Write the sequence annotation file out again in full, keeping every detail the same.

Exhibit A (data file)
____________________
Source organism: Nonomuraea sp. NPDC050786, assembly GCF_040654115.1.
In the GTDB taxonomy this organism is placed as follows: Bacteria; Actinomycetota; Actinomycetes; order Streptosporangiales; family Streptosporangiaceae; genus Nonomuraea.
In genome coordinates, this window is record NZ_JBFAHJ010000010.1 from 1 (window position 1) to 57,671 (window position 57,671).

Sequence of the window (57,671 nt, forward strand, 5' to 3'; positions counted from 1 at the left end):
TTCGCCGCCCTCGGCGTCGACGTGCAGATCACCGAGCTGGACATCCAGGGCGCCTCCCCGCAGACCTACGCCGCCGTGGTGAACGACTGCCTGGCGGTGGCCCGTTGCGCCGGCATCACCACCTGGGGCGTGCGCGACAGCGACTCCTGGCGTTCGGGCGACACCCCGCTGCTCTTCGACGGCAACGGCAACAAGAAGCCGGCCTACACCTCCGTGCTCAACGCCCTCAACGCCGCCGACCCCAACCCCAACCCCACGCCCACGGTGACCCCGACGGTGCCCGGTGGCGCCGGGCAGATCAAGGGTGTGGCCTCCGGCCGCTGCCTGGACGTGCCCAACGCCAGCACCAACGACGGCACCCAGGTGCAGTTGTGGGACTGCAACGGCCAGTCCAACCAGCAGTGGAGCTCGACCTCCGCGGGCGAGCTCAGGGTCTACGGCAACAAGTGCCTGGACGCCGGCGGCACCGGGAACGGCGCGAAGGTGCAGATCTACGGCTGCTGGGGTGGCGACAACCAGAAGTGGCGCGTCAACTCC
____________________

Source organism: Nonomuraea sp. NPDC050786, assembly GCF_040654115.1.
In the GTDB taxonomy this organism is placed as follows: Bacteria; Actinomycetota; Actinomycetes; order Streptosporangiales; family Streptosporangiaceae; genus Nonomuraea.
In genome coordinates, this window is record NZ_JBFAHJ010000010.1 from 1 (window position 1) to 57,671 (window position 57,671).

Sequence of the window (57,671 nt, forward strand, 5' to 3'; positions counted from 1 at the left end):
TTCGCCGCCCTCGGCGTCGACGTGCAGATCACCGAGCTGGACATCCAGGGCGCCTCCCCGCAGACCTACGCCGCCGTGGTGAACGACTGCCTGGCGGTGGCCCGTTGCGCCGGCATCACCACCTGGGGCGTGCGCGACAGCGACTCCTGGCGTTCGGGCGACACCCCGCTGCTCTTCGACGGCAACGGCAACAAGAAGCCGGCCTACACCTCCGTGCTCAACGCCCTCAACGCCGCCGACCCCAACCCCAACCCCACGCCCACGGTGACCCCGACGGTGCCCGGTGGCGCCGGGCAGATCAAGGGTGTGGCCTCCGGCCGCTGCCTGGACGTGCCCAACGCCAGCACCAACGACGGCACCCAGGTGCAGTTGTGGGACTGCAACGGCCAGTCCAACCAGCAGTGGAGCTCGACCTCCGCGGGCGAGCTCAGGGTCTACGGCAACAAGTGCCTGGACGCCGGCGGCACCGGGAACGGCGCGAAGGTGCAGATCTACGGCTGCTGGGGTGGCGACAACCAGAAGTGGCGCGTCAACTCC